Tall people have a lower risk for cardiovascular disease and type 2 diabetes, but a higher risk of cancer. In recent decades the height of children and adults has steadily increased throughout the world. The increasing consumption of high caloric food and especially milk and dairy products seems to be one reason.
An analysis of DZD scientists in collaboration with US colleagues shows that height has an important impact on the mortality from certain common diseases, irrespective of body fat mass and other modulating factors. Per 6.5 cm increase in height the risk of cardiovascular mortality decreases by six percent, but cancer mortality, by contrast, increases by four percent.
The increase in body height might be a marker of overnutrition of high-calorie food rich in animal protein during stages of growth. Thus, already in utero, lifelong programming might take place that until now has mainly been established for the insulin-like growth factor 1 and 2 (IGF-1/2) system. Activation of this system causes the body to become more sensitive to insulin action and influences the lipid metabolism positively. Accordingly, new DZD data show that tall people are more sensitive to insulin and have lower fat content in the liver, which may explain their lower risk for cardiovascular disease and type 2 diabetes.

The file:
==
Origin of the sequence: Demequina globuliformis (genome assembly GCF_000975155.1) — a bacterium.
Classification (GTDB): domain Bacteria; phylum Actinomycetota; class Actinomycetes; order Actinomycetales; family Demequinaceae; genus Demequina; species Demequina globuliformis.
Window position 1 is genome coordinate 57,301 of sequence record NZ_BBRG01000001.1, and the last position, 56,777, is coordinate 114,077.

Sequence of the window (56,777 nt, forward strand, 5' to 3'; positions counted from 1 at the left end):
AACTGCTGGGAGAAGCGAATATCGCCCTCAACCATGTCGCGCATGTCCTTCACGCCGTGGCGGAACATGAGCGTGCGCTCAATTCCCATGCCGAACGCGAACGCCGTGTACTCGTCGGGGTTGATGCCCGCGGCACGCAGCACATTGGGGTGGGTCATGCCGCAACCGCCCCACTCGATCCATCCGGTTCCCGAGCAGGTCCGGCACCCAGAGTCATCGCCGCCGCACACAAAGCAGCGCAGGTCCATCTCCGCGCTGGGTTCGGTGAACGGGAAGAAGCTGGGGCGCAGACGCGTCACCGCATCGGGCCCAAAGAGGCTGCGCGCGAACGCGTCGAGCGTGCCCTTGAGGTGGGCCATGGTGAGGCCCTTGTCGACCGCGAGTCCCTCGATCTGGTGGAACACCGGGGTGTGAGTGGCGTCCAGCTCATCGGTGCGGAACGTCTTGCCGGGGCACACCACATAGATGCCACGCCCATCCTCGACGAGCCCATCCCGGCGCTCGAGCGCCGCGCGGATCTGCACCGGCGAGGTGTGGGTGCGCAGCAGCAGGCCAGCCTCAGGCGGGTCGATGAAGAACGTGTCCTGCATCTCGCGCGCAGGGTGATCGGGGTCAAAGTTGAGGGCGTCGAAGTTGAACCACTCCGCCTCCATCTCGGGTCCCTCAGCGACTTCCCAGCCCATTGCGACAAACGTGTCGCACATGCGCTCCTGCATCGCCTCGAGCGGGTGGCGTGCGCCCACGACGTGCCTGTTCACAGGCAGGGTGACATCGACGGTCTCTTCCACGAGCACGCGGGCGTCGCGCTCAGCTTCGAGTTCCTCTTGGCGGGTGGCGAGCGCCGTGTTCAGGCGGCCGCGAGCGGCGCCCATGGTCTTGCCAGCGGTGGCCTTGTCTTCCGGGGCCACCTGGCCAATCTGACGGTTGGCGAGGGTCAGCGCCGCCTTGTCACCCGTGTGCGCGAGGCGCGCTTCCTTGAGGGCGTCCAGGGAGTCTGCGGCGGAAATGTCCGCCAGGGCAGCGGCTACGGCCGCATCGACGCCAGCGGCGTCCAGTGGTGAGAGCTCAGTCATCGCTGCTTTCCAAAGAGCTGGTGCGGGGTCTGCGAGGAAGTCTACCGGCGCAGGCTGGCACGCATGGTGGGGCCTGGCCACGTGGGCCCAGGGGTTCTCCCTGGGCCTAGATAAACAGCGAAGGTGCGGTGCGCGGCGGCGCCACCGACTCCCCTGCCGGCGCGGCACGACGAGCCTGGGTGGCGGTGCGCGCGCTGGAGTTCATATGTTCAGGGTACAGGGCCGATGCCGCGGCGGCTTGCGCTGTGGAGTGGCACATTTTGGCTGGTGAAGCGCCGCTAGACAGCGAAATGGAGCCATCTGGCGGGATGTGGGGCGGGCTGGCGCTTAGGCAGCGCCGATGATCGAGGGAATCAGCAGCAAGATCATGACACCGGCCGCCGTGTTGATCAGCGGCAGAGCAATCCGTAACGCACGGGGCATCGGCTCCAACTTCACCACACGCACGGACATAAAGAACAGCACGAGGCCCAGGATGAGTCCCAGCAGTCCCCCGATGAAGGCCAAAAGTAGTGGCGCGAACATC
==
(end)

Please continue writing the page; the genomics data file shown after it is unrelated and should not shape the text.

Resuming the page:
However, this activation of the IGF-1/2 system and other signaling pathways may be related to an increased risk of certain cancers, especially breast cancer, colon cancer, and melanoma.
Divergent associations of height with cardiometabolic disease and cancer: epidemiology, pathophysiology, and global implications. Lancet Diabetes & Endocrinology 2016 [epub ahead of print]